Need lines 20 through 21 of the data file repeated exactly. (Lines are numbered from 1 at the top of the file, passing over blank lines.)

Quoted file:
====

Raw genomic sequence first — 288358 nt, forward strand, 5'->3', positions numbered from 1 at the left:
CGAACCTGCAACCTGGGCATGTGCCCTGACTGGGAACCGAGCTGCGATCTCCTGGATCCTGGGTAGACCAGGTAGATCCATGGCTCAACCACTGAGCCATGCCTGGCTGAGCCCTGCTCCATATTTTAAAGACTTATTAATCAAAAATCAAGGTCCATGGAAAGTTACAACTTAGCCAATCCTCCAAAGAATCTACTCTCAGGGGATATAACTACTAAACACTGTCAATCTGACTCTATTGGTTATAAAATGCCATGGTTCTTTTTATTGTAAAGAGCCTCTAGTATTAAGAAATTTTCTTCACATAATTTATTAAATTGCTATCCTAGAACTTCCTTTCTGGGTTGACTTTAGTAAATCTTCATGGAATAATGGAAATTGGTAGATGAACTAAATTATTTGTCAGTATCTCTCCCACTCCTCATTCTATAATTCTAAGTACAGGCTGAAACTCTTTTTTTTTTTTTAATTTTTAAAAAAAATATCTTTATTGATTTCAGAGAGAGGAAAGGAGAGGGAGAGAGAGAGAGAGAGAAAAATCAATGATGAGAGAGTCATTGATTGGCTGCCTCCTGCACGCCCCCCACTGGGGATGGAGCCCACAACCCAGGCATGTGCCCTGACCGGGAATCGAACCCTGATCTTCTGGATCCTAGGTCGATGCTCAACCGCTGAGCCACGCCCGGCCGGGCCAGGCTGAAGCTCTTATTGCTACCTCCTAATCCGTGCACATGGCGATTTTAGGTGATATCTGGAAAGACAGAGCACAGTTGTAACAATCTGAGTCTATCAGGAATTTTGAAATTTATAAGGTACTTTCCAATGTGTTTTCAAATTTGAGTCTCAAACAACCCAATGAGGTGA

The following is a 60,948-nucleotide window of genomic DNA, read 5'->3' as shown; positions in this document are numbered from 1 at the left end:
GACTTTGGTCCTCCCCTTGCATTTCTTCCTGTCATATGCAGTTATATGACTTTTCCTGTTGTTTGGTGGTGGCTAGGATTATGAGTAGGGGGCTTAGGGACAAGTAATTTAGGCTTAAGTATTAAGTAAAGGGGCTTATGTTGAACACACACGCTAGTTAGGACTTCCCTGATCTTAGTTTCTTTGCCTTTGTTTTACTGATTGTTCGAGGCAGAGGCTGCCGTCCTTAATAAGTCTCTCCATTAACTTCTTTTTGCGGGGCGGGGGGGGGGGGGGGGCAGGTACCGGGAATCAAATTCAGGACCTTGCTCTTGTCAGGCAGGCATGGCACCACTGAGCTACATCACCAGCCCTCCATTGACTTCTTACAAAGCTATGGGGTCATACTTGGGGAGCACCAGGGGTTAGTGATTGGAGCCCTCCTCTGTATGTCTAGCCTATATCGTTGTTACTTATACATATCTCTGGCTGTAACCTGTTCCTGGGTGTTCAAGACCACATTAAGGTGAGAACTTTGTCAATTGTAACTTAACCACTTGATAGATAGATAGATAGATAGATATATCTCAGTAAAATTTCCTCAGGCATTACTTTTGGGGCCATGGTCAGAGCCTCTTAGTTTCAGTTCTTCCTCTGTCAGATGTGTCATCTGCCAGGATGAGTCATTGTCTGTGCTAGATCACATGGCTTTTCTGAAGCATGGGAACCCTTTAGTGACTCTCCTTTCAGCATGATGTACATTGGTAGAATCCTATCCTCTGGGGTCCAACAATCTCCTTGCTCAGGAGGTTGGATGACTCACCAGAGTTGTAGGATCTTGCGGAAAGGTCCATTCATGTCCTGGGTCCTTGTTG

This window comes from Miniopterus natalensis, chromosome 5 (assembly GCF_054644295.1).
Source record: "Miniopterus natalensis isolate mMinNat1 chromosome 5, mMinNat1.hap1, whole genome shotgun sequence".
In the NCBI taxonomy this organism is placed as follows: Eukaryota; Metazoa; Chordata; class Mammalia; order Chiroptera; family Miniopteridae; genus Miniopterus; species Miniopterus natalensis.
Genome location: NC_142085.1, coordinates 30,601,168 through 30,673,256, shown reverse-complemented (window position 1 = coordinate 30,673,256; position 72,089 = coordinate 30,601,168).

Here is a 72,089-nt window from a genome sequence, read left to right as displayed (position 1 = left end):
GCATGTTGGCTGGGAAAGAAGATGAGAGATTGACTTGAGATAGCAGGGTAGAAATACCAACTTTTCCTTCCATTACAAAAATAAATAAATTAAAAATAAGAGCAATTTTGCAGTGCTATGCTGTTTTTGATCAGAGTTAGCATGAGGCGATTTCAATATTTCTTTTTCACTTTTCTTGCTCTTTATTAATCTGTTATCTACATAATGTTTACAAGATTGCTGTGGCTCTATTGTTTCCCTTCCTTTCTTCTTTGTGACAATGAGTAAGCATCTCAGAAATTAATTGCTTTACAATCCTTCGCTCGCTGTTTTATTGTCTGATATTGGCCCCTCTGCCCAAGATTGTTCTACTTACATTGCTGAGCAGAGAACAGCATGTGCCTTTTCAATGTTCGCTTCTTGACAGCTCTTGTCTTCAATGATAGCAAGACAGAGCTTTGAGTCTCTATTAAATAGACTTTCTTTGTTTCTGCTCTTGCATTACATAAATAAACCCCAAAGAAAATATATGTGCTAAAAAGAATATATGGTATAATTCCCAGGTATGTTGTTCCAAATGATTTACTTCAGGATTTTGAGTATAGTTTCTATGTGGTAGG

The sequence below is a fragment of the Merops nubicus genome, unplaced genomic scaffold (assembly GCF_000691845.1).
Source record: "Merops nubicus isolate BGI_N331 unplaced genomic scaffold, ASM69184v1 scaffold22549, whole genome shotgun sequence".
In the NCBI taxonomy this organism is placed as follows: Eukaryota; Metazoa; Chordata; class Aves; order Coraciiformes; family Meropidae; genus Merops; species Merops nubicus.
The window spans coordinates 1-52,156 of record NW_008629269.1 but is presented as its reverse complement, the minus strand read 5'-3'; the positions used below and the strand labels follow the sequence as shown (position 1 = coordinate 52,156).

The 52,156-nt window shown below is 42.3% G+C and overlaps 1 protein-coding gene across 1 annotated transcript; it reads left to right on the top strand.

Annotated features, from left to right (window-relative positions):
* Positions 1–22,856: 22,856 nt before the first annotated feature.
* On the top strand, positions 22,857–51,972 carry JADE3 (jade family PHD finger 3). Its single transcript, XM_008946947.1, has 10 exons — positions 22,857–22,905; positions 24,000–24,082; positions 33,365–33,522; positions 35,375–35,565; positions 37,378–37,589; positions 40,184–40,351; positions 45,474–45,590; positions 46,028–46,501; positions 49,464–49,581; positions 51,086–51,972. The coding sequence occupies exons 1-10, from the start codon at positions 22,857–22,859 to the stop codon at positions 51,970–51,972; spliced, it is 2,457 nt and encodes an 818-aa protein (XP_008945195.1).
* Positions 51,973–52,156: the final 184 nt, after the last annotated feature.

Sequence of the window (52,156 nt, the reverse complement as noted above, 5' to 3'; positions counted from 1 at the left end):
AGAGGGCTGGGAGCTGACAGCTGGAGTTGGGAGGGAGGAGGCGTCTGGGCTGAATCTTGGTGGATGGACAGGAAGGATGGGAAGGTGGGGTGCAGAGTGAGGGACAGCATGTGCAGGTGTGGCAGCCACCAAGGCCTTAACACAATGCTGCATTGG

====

Sequence of the window (52,156 nt, the reverse complement as noted above, 5' to 3'; positions counted from 1 at the left end):
AGAGGGCTGGGAGCTGACAGCTGGAGTTGGGAGGGAGGAGGCGTCTGGGCTGAATCTTGGTGGATGGACAGGAAGGATGGGAAGGTGGGGTGCAGAGTGAGGGACAGCATGTGCAGGTGTGGCAGCCACCAAGGCCTTAACACAATGCTGCATTGG